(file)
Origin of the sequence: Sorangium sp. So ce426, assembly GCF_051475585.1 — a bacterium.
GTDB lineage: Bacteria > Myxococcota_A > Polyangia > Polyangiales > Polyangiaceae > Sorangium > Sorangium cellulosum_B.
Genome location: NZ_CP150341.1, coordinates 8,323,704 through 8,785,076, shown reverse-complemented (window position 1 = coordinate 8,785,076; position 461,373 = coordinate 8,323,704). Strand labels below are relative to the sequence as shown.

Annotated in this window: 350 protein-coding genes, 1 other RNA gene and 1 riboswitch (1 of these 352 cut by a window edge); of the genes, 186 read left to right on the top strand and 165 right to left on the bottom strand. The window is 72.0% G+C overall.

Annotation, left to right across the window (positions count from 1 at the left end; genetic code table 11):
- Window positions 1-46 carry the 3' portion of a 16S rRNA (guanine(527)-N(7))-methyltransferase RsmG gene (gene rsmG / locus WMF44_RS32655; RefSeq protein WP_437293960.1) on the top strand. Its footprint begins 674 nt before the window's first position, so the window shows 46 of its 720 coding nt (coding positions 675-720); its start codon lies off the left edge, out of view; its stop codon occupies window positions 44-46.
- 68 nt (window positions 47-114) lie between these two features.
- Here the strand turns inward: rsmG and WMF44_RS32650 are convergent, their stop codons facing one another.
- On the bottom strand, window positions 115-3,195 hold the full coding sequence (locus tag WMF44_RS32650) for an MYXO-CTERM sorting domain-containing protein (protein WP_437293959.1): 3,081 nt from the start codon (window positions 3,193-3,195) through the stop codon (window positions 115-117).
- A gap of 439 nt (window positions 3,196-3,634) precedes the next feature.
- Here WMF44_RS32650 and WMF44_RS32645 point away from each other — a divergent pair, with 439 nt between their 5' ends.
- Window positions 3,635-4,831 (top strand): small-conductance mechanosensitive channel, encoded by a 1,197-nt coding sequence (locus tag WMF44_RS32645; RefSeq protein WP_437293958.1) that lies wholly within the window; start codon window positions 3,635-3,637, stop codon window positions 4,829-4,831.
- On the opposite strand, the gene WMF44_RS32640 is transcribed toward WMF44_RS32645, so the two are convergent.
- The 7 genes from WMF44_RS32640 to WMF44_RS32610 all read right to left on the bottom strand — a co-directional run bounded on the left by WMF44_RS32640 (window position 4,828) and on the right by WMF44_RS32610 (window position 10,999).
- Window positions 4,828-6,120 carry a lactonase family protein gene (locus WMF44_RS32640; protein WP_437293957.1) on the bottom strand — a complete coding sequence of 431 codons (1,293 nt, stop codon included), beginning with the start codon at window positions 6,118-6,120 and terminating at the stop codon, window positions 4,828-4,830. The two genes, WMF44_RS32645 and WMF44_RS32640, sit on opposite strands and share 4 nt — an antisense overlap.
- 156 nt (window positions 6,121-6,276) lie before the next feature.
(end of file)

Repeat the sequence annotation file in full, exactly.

Origin of the sequence: Sorangium sp. So ce426, assembly GCF_051475585.1 — a bacterium.
GTDB lineage: Bacteria > Myxococcota_A > Polyangia > Polyangiales > Polyangiaceae > Sorangium > Sorangium cellulosum_B.
Genome location: NZ_CP150341.1, coordinates 8,323,704 through 8,785,076, shown reverse-complemented (window position 1 = coordinate 8,785,076; position 461,373 = coordinate 8,323,704). Strand labels below are relative to the sequence as shown.

Annotated in this window: 350 protein-coding genes, 1 other RNA gene and 1 riboswitch (1 of these 352 cut by a window edge); of the genes, 186 read left to right on the top strand and 165 right to left on the bottom strand. The window is 72.0% G+C overall.

Annotation, left to right across the window (positions count from 1 at the left end; genetic code table 11):
- Window positions 1-46 carry the 3' portion of a 16S rRNA (guanine(527)-N(7))-methyltransferase RsmG gene (gene rsmG / locus WMF44_RS32655; RefSeq protein WP_437293960.1) on the top strand. Its footprint begins 674 nt before the window's first position, so the window shows 46 of its 720 coding nt (coding positions 675-720); its start codon lies off the left edge, out of view; its stop codon occupies window positions 44-46.
- 68 nt (window positions 47-114) lie between these two features.
- Here the strand turns inward: rsmG and WMF44_RS32650 are convergent, their stop codons facing one another.
- On the bottom strand, window positions 115-3,195 hold the full coding sequence (locus tag WMF44_RS32650) for an MYXO-CTERM sorting domain-containing protein (protein WP_437293959.1): 3,081 nt from the start codon (window positions 3,193-3,195) through the stop codon (window positions 115-117).
- A gap of 439 nt (window positions 3,196-3,634) precedes the next feature.
- Here WMF44_RS32650 and WMF44_RS32645 point away from each other — a divergent pair, with 439 nt between their 5' ends.
- Window positions 3,635-4,831 (top strand): small-conductance mechanosensitive channel, encoded by a 1,197-nt coding sequence (locus tag WMF44_RS32645; RefSeq protein WP_437293958.1) that lies wholly within the window; start codon window positions 3,635-3,637, stop codon window positions 4,829-4,831.
- On the opposite strand, the gene WMF44_RS32640 is transcribed toward WMF44_RS32645, so the two are convergent.
- The 7 genes from WMF44_RS32640 to WMF44_RS32610 all read right to left on the bottom strand — a co-directional run bounded on the left by WMF44_RS32640 (window position 4,828) and on the right by WMF44_RS32610 (window position 10,999).
- Window positions 4,828-6,120 carry a lactonase family protein gene (locus WMF44_RS32640; protein WP_437293957.1) on the bottom strand — a complete coding sequence of 431 codons (1,293 nt, stop codon included), beginning with the start codon at window positions 6,118-6,120 and terminating at the stop codon, window positions 4,828-4,830. The two genes, WMF44_RS32645 and WMF44_RS32640, sit on opposite strands and share 4 nt — an antisense overlap.
- 156 nt (window positions 6,121-6,276) lie before the next feature.